- The Earl of Halifax, K.G., O.M (Viceroy of India 1926-31)
- Field Marshal Lord Birdwood of Anzac, G.C.B., G.C.S.I., G.C.M.G
- Sheikh S.M. Abdullah (Prime Minister of Kashmir)
- The Right Reverend George Barne (Former Bishop of Lahore)
Printed in Great Britain by Latimer, Trend & Co., Lt., Plymoth
Year of Print: 1951
In the spring of 1914, I had the pleasure of having my brother, Commander Edward Tyndale-Biscoe, and his wife with me at our annual school camp at the Wular Lake. I had anchored our twelve-oared cutter about two hundred yards out in the lake and had lined up our boys for a race from the shores round the cutter and home, when the lambardar (headman) of the village came up to me and asked if the men of his village might race with our boys. I said I should be delighted, but as I had not idea that they could swim, I asked him since when had they learned the art of swimming, and he answered: “Ever since your schoolboys swam across the lake, all the boat people here have learnt to swim.” My thoughts went back to that day when we first sailed across the Wular and heard the news of eighteen Wular people having been drowned the day before, and my determination to bring to pass what everyone said was impossible. Our efforts were not in vain.
Late in the year cholera broke out again in the city and too its toll of hundreds of lives. Amongst those who were seized was the headmaster of the Government School who had been a teacher in the Christian Boarding School at Batala under the principalship of my brother George. This man had only lately arrived in Kashmir, and I warned him of the danger that he and his family were in, if they lived in the city. But as he lived near our Central School I trusted that he would be safe, for there we kept medicine handy, masters being in attendance every night with lanterns and bicycles ready to dash off in any direction where medicine was needed. He said: “I am sure I shall not be attacked by cholera.” Unfortunately, when he was attacked he, like many others, tried to make himself believe that he had only diarrhea and would not send for the help, which was at hand. As soon as I heard that he had been attacked by cholera I rushed down with medicine to his house and found him insensible, in the third stage of cholera and, although we brought a doctor, it was too late and he passed away.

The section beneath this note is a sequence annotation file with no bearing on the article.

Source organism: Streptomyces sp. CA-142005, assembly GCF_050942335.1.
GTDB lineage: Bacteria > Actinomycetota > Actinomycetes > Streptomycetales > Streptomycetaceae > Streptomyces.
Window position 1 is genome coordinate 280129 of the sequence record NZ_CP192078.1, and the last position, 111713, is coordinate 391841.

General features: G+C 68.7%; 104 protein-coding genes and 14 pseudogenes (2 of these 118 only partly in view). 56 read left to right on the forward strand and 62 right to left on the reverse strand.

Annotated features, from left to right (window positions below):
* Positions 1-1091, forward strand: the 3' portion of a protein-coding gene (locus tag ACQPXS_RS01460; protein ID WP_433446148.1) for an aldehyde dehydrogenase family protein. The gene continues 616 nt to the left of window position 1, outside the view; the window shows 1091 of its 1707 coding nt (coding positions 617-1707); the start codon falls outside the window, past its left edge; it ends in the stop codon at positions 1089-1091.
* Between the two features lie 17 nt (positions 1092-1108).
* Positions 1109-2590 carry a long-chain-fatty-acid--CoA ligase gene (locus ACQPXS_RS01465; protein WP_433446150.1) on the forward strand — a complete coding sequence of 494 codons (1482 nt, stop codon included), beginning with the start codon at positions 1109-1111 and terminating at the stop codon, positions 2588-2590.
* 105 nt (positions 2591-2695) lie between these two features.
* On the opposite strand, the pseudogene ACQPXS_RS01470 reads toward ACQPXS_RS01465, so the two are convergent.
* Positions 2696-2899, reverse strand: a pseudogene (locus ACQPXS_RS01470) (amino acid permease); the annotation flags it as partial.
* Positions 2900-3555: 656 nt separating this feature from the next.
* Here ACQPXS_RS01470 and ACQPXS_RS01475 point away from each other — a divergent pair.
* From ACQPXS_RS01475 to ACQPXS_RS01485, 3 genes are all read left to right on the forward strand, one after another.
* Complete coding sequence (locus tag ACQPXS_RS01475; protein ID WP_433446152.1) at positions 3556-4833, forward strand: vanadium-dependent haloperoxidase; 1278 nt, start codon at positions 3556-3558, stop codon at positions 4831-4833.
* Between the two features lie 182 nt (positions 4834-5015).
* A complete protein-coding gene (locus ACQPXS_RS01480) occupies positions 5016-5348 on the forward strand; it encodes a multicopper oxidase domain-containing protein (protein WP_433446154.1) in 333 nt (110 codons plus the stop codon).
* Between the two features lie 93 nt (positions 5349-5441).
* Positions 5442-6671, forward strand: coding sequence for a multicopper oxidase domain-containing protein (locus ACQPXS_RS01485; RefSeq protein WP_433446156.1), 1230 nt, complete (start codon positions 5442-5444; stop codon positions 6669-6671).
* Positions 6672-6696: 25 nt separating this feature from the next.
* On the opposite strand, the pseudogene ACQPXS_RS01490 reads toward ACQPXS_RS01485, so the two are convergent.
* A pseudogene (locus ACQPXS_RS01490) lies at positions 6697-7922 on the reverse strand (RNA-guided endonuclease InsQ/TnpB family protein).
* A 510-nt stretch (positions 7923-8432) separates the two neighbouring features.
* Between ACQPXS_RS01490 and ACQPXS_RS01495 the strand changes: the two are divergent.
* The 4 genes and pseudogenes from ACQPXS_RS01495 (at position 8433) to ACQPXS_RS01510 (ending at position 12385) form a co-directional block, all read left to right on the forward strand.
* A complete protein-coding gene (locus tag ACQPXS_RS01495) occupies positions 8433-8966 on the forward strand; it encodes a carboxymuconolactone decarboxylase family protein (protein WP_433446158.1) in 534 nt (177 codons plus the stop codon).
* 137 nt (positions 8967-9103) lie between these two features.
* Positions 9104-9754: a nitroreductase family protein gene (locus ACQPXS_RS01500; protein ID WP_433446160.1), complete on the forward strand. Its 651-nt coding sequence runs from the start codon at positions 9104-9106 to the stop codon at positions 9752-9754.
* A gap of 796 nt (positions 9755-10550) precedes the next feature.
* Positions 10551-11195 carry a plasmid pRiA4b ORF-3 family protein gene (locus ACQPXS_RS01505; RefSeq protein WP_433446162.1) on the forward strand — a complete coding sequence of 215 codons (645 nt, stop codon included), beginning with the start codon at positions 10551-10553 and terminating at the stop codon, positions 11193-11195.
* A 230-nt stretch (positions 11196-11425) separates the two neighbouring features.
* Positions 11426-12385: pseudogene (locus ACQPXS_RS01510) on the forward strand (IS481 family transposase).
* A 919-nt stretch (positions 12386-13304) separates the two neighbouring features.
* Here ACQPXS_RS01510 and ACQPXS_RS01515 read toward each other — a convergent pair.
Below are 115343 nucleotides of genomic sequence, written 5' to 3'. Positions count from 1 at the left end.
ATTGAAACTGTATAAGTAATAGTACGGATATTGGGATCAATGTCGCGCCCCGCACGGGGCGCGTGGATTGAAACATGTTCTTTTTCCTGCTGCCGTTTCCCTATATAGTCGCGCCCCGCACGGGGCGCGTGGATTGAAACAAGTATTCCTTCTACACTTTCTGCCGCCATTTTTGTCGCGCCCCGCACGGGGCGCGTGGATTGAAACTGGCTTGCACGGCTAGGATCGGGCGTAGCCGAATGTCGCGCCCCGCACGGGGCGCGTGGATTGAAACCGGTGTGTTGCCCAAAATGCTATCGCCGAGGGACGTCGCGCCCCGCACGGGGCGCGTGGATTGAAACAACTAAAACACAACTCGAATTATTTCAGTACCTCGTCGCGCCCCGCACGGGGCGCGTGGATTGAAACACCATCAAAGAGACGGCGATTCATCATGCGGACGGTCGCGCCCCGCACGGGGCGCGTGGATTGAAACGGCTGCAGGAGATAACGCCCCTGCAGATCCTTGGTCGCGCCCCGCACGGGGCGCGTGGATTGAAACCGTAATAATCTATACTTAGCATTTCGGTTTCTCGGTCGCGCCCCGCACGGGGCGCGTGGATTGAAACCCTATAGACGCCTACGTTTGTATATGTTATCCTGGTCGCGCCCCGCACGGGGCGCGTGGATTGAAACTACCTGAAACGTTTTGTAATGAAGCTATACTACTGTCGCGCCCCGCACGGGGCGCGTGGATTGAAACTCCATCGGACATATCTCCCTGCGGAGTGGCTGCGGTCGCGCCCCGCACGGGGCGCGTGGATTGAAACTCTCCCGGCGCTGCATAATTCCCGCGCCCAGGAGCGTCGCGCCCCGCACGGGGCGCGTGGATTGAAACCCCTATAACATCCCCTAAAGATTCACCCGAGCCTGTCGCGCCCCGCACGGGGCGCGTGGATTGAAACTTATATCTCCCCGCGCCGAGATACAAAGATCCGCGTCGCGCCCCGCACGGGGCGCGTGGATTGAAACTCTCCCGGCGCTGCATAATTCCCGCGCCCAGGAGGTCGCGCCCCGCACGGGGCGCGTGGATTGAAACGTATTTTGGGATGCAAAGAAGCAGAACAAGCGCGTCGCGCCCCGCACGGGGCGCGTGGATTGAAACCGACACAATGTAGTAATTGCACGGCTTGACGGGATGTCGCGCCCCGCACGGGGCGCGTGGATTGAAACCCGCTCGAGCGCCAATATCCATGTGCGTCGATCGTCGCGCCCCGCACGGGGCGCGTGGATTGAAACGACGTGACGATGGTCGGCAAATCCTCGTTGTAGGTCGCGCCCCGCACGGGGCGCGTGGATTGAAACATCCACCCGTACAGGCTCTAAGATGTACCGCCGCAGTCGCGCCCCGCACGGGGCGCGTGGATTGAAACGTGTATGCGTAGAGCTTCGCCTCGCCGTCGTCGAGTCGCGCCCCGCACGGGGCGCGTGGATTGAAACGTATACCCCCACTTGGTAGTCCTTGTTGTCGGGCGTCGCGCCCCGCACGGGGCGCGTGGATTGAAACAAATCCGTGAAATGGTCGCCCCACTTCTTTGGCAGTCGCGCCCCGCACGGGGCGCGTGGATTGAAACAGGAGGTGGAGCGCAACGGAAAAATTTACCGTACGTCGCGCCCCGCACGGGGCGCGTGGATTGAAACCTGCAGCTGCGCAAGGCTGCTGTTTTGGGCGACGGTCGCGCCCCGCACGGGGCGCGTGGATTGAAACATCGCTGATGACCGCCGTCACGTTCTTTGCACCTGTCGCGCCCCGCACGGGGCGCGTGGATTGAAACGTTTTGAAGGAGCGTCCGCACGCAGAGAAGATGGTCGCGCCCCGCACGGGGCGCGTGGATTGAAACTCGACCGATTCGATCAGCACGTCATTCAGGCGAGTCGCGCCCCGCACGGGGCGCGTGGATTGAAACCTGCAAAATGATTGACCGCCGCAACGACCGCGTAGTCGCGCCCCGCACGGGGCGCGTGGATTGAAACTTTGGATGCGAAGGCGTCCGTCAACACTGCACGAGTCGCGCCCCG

Samuel Bakkal and two Brahman masters came down to his house to put his body in the coffin. As Samuel Bakkal and I were about to lift him into the coffin our two Brahman masters asked if they might help us. I purposely had not asked them to help because I knew that it was defilement for Brahmans to touch a dead body. So I was very pleased at their request and we all four put the corpse in the coffin.
During this epidemic a curious thing happened. Near where I was standing one day was an old man whom I saluted. Thinking that I was a stranger he bgan pointing out to me the various places of interest in the city which lay like a map before us. Pointing to the right on the river bank he said: “That is Biscoe Sahib’s school,” and then to the left he pointed to the mission hospital of which he spoke in terms of gratitude, saying : “When I was a boy a very holy man lived in a cave under the hospital hill. He was very old but he said he would not die until a white man arrived from the West who would teach me (the narrator) the way to God. Then, in the year 1880 Doctor Arthur Neve arrived to work in the hospital with Doctor Downes. When he saw Doctor Arthur Neve he had said to himself: “This is the man I have been waiting for, who will teach the Kashmiris what is good,’ and then he breathed his last.” These last words of this holy man certainly became true.
About Canon C.E. Tyndale-Biscoe (from his book): He was educated at Bradfield and Cambridge where he took his B.A., and coxed the Jesus College boat, head of the river for three years, and coxed the Cambridge eight to victory in 1884. He was awarded the Kaiser-i-hind medal, 1st Class and Bar for his service to India.